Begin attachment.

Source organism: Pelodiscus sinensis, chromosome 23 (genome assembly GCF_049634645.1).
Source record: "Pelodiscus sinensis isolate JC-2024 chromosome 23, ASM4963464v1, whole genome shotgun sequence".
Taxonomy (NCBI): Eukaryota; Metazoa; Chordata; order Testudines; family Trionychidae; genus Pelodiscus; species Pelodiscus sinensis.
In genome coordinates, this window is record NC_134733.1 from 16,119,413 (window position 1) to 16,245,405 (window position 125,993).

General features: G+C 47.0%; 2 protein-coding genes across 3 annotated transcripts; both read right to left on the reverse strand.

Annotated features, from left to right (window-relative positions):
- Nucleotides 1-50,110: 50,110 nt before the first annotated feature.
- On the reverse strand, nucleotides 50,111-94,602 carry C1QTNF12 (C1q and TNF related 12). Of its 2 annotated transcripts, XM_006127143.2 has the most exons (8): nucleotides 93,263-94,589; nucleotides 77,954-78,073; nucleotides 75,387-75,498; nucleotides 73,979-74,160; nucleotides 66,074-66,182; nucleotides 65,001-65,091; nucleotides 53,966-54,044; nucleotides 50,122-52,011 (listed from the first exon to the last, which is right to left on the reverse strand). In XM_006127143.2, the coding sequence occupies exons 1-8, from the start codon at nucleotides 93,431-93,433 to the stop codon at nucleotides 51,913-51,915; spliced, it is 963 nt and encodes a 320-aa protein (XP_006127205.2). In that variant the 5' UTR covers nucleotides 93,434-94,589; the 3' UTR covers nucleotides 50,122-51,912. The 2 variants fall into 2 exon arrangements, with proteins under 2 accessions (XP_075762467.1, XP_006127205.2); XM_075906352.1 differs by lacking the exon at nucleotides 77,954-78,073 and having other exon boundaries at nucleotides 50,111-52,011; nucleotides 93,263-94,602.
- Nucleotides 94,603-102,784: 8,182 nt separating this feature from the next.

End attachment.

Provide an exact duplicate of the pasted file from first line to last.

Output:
Source organism: Pelodiscus sinensis, chromosome 23 (genome assembly GCF_049634645.1).
Source record: "Pelodiscus sinensis isolate JC-2024 chromosome 23, ASM4963464v1, whole genome shotgun sequence".
Taxonomy (NCBI): Eukaryota; Metazoa; Chordata; order Testudines; family Trionychidae; genus Pelodiscus; species Pelodiscus sinensis.
In genome coordinates, this window is record NC_134733.1 from 16,119,413 (window position 1) to 16,245,405 (window position 125,993).

General features: G+C 47.0%; 2 protein-coding genes across 3 annotated transcripts; both read right to left on the reverse strand.

Annotated features, from left to right (window-relative positions):
- Nucleotides 1-50,110: 50,110 nt before the first annotated feature.
- On the reverse strand, nucleotides 50,111-94,602 carry C1QTNF12 (C1q and TNF related 12). Of its 2 annotated transcripts, XM_006127143.2 has the most exons (8): nucleotides 93,263-94,589; nucleotides 77,954-78,073; nucleotides 75,387-75,498; nucleotides 73,979-74,160; nucleotides 66,074-66,182; nucleotides 65,001-65,091; nucleotides 53,966-54,044; nucleotides 50,122-52,011 (listed from the first exon to the last, which is right to left on the reverse strand). In XM_006127143.2, the coding sequence occupies exons 1-8, from the start codon at nucleotides 93,431-93,433 to the stop codon at nucleotides 51,913-51,915; spliced, it is 963 nt and encodes a 320-aa protein (XP_006127205.2). In that variant the 5' UTR covers nucleotides 93,434-94,589; the 3' UTR covers nucleotides 50,122-51,912. The 2 variants fall into 2 exon arrangements, with proteins under 2 accessions (XP_075762467.1, XP_006127205.2); XM_075906352.1 differs by lacking the exon at nucleotides 77,954-78,073 and having other exon boundaries at nucleotides 50,111-52,011; nucleotides 93,263-94,602.
- Nucleotides 94,603-102,784: 8,182 nt separating this feature from the next.